“The other side is trying to prevent us from speaking honestly” — I risk being labelled all sorts of things just because I speak out for justice and peace for Palestinians and for all peoples of the Middle East. So I risk being accused of some terrible things as do many others. You don’t have to be a member of CJPME to be accused of being an anti-Semite and there are members of Parliament that get accused of being against Israel or in some way antisemitic partly because it’s a strategy to close off dialog. If the other side can prevent people from speaking honestly and intelligently and in an informed manner on these issues the essentially they win.

Aljazeera offers more balanced reporting than Canada’s mainstream media — The bias you will see in Canadian mainstream media would be along the lines of how many articles give voice to this perspective versus how many articles give voice to that perspective. And that’s why it’s been so refreshing to have Aljazeera English enter the Canadian market because they are going to give all perspectives on these issues.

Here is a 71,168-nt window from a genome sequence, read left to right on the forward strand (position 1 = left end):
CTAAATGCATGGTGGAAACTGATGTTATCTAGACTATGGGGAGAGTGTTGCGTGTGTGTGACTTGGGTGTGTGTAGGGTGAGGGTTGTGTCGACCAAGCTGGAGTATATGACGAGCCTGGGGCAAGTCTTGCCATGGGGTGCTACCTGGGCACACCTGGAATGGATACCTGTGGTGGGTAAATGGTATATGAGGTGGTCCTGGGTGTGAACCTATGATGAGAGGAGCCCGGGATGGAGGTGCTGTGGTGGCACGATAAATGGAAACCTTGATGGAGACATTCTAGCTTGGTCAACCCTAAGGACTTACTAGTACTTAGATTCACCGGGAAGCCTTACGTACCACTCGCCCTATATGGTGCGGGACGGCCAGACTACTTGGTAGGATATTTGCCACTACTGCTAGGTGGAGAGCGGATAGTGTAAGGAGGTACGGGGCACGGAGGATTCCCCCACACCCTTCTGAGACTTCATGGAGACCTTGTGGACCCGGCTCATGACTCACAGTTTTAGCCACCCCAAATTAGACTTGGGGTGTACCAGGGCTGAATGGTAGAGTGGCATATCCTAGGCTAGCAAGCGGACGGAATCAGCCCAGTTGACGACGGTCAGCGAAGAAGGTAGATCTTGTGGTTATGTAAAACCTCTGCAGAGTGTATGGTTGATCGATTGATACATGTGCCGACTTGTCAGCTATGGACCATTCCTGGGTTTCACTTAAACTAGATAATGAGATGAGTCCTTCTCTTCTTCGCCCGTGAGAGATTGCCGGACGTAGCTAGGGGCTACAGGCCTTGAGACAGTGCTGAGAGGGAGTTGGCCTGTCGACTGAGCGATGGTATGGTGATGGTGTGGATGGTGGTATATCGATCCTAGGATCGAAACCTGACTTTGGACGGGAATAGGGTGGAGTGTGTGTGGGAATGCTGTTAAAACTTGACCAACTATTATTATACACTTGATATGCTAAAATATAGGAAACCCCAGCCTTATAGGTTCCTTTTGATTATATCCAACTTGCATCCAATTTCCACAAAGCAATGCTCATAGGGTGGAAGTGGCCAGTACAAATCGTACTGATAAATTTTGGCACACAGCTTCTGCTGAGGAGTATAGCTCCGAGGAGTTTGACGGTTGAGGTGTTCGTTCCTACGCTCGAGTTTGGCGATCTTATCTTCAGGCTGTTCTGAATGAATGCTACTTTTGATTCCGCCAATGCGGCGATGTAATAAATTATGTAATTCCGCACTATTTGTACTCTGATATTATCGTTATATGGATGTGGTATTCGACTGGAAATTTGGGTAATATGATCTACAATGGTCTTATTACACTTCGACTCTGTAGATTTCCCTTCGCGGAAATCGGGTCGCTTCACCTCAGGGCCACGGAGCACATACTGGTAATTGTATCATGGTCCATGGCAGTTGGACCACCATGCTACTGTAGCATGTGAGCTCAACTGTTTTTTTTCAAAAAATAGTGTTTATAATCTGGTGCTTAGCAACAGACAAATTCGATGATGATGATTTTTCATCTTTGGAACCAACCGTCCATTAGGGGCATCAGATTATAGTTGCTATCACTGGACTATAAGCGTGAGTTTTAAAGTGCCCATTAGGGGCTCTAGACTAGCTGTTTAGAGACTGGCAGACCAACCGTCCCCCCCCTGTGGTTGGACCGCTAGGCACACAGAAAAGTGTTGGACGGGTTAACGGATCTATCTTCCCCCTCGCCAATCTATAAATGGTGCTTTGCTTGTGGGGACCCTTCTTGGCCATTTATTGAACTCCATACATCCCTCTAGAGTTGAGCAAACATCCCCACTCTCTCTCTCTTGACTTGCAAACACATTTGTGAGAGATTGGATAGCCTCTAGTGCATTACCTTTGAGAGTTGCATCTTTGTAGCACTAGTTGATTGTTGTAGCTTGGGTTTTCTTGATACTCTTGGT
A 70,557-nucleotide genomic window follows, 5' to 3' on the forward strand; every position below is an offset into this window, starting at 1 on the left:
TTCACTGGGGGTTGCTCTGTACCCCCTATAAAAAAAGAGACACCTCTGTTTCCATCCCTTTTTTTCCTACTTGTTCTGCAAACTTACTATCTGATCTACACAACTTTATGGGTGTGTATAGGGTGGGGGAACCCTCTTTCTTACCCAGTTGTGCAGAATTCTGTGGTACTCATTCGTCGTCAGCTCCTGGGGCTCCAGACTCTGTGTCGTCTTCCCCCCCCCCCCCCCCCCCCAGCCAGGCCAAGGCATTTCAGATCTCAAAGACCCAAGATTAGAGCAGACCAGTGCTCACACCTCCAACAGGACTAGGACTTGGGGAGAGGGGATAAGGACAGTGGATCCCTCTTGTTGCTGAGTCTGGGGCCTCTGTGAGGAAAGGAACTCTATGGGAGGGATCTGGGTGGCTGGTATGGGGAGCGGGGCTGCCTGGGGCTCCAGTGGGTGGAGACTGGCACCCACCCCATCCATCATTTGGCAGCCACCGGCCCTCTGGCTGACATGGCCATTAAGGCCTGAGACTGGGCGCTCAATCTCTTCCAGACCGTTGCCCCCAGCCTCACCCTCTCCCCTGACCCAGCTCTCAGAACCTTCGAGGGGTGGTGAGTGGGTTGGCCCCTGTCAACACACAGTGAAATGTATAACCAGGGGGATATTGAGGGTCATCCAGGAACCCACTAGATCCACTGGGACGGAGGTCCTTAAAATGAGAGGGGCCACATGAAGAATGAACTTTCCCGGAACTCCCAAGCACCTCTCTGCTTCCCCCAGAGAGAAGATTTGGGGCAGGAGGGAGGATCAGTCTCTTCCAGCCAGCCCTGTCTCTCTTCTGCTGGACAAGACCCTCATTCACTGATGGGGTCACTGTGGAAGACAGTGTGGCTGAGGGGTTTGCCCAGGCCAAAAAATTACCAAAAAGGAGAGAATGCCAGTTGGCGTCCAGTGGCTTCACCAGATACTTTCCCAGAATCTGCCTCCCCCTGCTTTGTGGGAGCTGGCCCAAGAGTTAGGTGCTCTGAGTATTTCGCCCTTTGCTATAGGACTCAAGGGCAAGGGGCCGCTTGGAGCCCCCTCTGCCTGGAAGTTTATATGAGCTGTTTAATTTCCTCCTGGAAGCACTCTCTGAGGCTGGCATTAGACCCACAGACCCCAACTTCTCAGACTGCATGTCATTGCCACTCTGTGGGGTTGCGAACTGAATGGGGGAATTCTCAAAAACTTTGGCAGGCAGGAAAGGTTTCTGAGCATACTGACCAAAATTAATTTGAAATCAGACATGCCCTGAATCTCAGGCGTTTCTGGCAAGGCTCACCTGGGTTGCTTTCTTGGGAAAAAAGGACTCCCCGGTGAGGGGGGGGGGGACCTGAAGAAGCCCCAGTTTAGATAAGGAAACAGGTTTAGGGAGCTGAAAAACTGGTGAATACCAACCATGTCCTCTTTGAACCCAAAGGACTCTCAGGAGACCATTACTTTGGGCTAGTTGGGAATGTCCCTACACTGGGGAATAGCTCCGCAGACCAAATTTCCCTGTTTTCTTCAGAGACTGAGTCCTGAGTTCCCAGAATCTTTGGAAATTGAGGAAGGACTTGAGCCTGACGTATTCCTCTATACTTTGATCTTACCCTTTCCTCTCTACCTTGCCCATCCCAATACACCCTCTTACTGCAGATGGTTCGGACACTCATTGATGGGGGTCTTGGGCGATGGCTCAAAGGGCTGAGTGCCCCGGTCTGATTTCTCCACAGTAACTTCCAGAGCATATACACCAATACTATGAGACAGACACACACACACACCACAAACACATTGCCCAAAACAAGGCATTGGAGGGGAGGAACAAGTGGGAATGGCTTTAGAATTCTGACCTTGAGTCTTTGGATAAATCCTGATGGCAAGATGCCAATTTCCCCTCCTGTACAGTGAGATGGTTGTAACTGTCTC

“Canadians must hold their politicians accountable” — I would like a society where there aren’t these taboos where there aren’t things that you can’t say, where you don’t get your person attacked because you hold a particular viewpoint on something. So this is the society that we need – a society where there is open dialog whatever the question may be. Democracy is a very fragile thing. I didn’t realize how fragile it was until I got involved. And unless Canadians get involved and hold their politicians accountable the politicians will abuse the power that we give to them. And we’ve got to challenge that.